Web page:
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One of the produce section's shining joys of summer gets its due in "The Peach Truck Cookbook" (Scribner, $28).

The book tells the story of Jessica and Stephen Rose, a Nashville couple who built a booming business selling Georgia-raised peaches off the back of a 1964 Jeep Gladiator.

After developing a rabid following — intensely juicy, deeply flavorful peaches will do that — the Roses extended their marketing efforts to other cities. Seven years after making their first sale, the couple's passion for peaches comes through in this gotta-have cookbook, which features 100 recipes that fully exploit the stone fruit's wide range of attributes.

Enter photographer Eliesa Johnson. Her sharp eye captures the Queen of Fruit in all of its glory, whether she's depicting fruit pickers working in the early-morning light at Pearson Farm near Stephen Rose's hometown of Fort Valley, Ga., or she's turning a peach- and pancetta-topped pizza into a work of art in a Nashville studio.

In a recent phone conversation, Johnson discussed the details involved in collaborating on a cookbook and the lasting impression created by the miraculous first taste of a just-picked peach.

Q: How did a Minnesota photographer become involved with Tennessee-based fruit vendors?

A: I met Jessica and Stephen in 2015 during an assignment for Food & Wine magazine. The shoot was pretty magical, and we all bonded really well. We stayed in touch and in 2017 they contacted me and said, "We're thinking of doing this book. Can we invite you back?"

Q: Did working on the book change your view about peaches?

A: My mind has been blown a little. I became more than a little bit enchanted with peaches, especially after visiting the farm. It's magical, and it's great to go there and meet the people who work from dawn to dusk picking peaches. Until I visited the farm, I'd never tasted a peach that was fresh off the vine, and that experience is a whole different ballgame.

What's also great is the way Stephen and Jessica have created such a culture around peaches, and how people turn out for them. When they go on tour in Florida, or Texas, or Ohio, you'll see hundreds, if not a thousand, people waiting in line to buy bushels of these peaches. In Nashville during peach season, there's a cool cast of chefs from the city's food scene who use Peach Truck peaches in their cooking.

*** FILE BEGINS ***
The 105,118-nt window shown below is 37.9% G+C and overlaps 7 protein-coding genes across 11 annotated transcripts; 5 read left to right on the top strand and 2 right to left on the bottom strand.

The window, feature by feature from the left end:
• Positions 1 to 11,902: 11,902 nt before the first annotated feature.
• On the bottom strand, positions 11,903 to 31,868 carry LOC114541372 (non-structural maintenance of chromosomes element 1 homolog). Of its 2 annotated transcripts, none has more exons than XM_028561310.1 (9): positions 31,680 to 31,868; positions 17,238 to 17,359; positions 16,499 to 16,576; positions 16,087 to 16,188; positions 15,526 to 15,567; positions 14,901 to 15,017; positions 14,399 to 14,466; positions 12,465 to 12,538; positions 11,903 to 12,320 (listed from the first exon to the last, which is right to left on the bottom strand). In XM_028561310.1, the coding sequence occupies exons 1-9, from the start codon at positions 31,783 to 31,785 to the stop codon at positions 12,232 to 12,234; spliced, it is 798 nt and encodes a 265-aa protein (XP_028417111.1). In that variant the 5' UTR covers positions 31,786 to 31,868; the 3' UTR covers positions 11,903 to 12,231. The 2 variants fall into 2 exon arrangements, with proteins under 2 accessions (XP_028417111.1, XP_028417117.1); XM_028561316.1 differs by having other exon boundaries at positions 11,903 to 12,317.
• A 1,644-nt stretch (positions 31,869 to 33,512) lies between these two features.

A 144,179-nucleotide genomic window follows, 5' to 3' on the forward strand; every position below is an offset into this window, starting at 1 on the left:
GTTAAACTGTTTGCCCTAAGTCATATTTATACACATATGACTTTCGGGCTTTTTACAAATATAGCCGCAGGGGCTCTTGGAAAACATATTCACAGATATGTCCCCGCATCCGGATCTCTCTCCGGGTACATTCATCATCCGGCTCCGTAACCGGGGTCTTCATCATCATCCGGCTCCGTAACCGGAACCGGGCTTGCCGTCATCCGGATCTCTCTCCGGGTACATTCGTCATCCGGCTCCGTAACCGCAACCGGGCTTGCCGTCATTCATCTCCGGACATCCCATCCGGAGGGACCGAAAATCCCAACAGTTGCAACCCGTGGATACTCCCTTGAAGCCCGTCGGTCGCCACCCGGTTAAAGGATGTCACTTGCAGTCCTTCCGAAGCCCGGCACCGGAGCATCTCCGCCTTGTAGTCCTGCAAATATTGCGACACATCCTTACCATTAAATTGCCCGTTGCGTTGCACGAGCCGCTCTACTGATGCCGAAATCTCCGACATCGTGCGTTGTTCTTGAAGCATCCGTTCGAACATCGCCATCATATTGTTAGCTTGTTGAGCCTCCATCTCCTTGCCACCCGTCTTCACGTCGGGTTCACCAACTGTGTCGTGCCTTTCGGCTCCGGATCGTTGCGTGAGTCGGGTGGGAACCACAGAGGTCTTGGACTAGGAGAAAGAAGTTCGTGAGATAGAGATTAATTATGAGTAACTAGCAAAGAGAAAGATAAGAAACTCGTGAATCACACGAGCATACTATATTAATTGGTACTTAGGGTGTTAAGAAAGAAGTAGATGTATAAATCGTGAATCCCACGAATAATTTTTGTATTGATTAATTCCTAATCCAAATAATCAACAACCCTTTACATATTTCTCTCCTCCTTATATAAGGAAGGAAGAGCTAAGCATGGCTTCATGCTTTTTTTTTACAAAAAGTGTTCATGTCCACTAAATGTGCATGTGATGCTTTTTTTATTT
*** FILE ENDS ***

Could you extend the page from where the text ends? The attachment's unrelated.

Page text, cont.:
Q: What was your favorite part of shooting images for the book? Visiting Pearson Farm in Georgia? Shooting images of the truck in action? Spending time in the studio with recipes?

A: Kind of all of the above. At the farm, they're the most hospitable people imaginable. We spent three weeks in the studio shooting recipes, and I worked with an amazing team. We all lived in an Airbnb in Nashville while we were making the book. It was also great to spend time with Stephen and Jessica and their kids, and documenting their lives outside of peaches. It was really cool to bring all of that together in a book — the farm, the recipes, the family, the Nashville scene — because that's what's interesting to me as a photographer.

Q: Are there recipes in the book that you find particularly appealing?

A: There's a stone fruit crostini that's really lovely. I made it the other day and it was really good. The Old-Fashioned and other cocktails are great. I'm definitely partial to the Lemon Peach Pound Cake, and the fish tacos, and the Marche Peach Tartine. It's super-simple, with ricotta, peaches and honey. That's what I love about the recipes. They're all very approachable and easy to execute. They perform really well, because they were tested and tested. And they re-imagine the peach. The book is not just about traditional cobbler and pie.

Q: Following you on Instagram (@eliesajohnson and @the_restaurant_ project) is a lot of fun. What advice can you impart to smartphone-wielding diners who are shooting social media-bound food images?